Carolyn delivered a presentation at the Blended Learning Conference called “The Art of Digital Challenge and Choice: Curated Collections of Texts for Student Inquiry.” Participants in this workshop experienced a hands-on, action-based digital curriculum that emphasizes choice and inquiry. After moving through a series of quick tutorials on how students access and utilize materials, participants surveyed thematically-based curated collections and explored how students convert their play-lists into original digital compositions and creations. Highlander Institute, Providence, in conjunction with URI’s Media Education Lab. May, 2014.
Carolyn delivered a presentation titled, “Modeling the Digital Writing Workshop” at the Rhode Island Writing Project annual spring conference. She demonstrated how teachers can move from pre-assessments into scaffolded learning events and onto student proficiency in digital analysis and composing. March, 2013. Providence, RI.
Carolyn shared two curriculum units at NCTE. The first was “(Re)Imagining Ibsen’s A Doll’s House with Critical Literacy.” The second was “Online Persona Role Plays: Advertisement Analysis.” Each offered participants the opportunity to see how students can depersonalize their literacy experiences to more keenly relate to individuals, settings, and cultural practices outside what’s considered “normal.” Digital media literacy analysis and composition helped students create critical distance from media messages. November, 2013. Boston, MA.
Fortuna Delivers Paper on Ron Howard’s Film, Rush
Carolyn joined a Sports and Popular Culture panel with her paper, “‘Electifyingly Cool and Sexy’: The Cultural Politics of Speed in Ron Howard’s Rush.” She argued how Howard, relying on a Classic Hollywood structure of memorable characters performing recognizable actions that celebrate familiar values, reaffirms a popular film narrative in which privileged males hold all the power, have all the fun, and possess the only real opportunities for self-actualization. Burlington, VT. October, 2013.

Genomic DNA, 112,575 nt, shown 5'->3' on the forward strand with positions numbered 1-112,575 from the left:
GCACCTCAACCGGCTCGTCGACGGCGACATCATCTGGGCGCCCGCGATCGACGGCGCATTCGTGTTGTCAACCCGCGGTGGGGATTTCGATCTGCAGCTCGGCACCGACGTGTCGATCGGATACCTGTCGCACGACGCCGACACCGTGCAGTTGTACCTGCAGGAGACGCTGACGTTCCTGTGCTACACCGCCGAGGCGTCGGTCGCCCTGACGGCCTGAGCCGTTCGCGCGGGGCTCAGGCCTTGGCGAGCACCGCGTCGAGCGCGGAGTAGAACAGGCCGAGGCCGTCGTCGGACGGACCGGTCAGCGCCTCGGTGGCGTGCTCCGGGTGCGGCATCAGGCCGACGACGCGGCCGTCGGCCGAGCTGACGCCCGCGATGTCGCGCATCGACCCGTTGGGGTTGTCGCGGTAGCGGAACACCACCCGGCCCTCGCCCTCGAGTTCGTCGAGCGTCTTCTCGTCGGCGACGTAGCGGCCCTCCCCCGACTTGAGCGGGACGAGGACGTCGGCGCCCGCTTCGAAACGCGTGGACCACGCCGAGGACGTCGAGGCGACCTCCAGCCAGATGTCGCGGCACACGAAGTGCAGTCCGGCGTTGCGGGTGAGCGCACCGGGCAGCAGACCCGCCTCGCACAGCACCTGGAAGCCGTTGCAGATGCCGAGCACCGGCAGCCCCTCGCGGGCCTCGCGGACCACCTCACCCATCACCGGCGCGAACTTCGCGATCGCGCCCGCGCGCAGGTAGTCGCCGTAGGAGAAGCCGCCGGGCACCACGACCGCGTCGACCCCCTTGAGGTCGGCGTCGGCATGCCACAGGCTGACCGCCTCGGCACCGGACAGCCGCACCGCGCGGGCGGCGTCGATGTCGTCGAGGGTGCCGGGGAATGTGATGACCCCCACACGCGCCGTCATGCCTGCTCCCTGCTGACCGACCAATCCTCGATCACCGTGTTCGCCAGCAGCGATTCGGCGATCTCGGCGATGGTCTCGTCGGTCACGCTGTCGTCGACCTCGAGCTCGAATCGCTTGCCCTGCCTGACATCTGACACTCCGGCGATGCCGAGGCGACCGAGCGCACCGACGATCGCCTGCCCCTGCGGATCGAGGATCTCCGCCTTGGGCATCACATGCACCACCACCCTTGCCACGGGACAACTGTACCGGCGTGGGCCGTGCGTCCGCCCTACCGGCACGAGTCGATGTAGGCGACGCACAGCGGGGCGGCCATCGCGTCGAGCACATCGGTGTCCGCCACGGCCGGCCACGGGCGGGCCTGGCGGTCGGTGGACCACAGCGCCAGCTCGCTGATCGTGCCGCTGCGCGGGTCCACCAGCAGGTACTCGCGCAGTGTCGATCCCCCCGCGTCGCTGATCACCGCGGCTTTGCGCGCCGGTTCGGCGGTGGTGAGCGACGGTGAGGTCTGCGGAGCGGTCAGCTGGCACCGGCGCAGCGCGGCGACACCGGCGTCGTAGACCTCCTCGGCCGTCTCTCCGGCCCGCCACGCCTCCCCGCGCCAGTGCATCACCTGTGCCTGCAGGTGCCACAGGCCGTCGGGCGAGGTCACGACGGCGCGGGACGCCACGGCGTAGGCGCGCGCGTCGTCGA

Grades 5-8 Visual Arts Idea:
Have students chat about their favorite television shows. Then break students into pairs, based on the series that they agreed were their favorites. Have the students take turns interviewing each other as if they were a character in the show. Help students to identify positive and negative character traits and why producers create such characters.
Carolyn talked to M.A.T. candidates about her experiences as a public school teacher in an “Introduction to Digital and Media Literacy as Serious Educational Discourse.” Providence, July, 2013.